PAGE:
SIUC looks forward to the fall despite cutbacks

By Gus Bode

With the University struggling through cutbacks, department reorganization and the threat of layoffs throughout the summer, many have wondered about the shape of things to come this fall.

Adequate staffing and University funding are two areas that have suffered in the wake of Gov. Rod Blagojevich’s $22 million in budget cuts.

SIUC Chancellor Walter Wendler has been at the forefront of many of the schools’ strategic countermoves to the budget crisis, including eliminating high-level positions and redistributing duties among the remaining employees.

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The looming threat of layoffs became a reality last week and Glenn Poshard, vice chancellor for Administration, said that administration is still working to find alternative options for the civil service employees that have been affected. He said he hopes that when everything filters out they will have found other positions in the system.

“We’re certainly anxious about the impact of the layoffs,” Wendler said. “It’s important to note that we have not reduced faculty positions. We’re working to keep academic needs in mind as we move forward.

“That’s part of the University’s mission and we intend to adhere to that”

Poshard said with all things considered, the University is doing well.

“Anytime you sustain $20 million in cuts, it affects the entire campus,” Poshard said. “But I believe administration has done everything it could to mitigate those circumstances.”

Poshard named several major projects on campus that continue to move forward despite the budget cuts.

“Our Land Use Plan is progressing and we’re getting a new major highway,” Poshard said. “The renovations in Altgeld continue to be on schedule and that is a major campus endeavor.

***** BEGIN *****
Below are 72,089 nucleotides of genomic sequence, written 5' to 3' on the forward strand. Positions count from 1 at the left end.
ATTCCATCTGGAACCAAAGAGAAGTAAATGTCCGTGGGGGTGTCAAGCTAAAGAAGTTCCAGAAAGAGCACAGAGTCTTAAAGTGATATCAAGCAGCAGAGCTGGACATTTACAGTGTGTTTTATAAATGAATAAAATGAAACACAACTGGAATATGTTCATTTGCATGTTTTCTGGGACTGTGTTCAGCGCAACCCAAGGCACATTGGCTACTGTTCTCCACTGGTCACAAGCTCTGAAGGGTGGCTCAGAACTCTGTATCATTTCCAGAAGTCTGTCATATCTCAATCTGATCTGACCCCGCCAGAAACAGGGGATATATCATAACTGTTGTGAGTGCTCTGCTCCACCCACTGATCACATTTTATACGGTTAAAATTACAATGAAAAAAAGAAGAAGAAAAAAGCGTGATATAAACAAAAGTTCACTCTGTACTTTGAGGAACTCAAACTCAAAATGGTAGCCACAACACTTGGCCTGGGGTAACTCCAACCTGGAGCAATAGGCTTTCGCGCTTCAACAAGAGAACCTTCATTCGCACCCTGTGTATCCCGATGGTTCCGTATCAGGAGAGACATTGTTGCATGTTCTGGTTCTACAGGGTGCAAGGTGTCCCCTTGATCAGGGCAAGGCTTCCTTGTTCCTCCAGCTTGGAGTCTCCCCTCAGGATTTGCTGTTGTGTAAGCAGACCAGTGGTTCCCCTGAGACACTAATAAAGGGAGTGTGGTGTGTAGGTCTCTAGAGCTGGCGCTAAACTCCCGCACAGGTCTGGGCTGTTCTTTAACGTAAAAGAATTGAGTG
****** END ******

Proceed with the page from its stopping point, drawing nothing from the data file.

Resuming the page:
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“When students come back in the fall, buildings like Lawson will have undergone technological upgrades to some of the best modern technology. Even our phone system here at the University will be upgraded to be a more efficient and technologically advanced system.”

Provost and Vice Chancellor John Dunn said that during budget allocation procedures the academic side of things was left as intact as possible to stay in line with the University’s mission.

“As challenging as these times have been for our current and incoming students, this institution represents the next four or five years of their lives,” Dunn said. “We must continue to provide them with the best resources available.”

Dunn said he was proud of all the departments and chairs for their efforts to resolve the budget issues while keeping the needs of the students at the forefront. Poshard said the University would maintain full course schedules in the fall.

“Students should arrive in the fall expecting a good year,” Wendler said. “The lines may be a little longer, but our faculty and staff are going to do their best, as they always do.”

Poshard encouraged the University community to acknowledge the progress still happening, despite the recent layoffs.

“This university has weathered a terrible storm, but if you look around you will still see an incredible number of very positive things going on,” Poshard said. “I’m excited to see it all happening.”

Despite the rollercoaster ride the budget cuts have forced the University to take, Poshard said students and employees have reason to look forward to the fall semester.

“The school is turning a corner and I think the students coming out in the fall are in for four of the best years of their lives.”

Reporter Bertie Taylor can be reached at [email protected]

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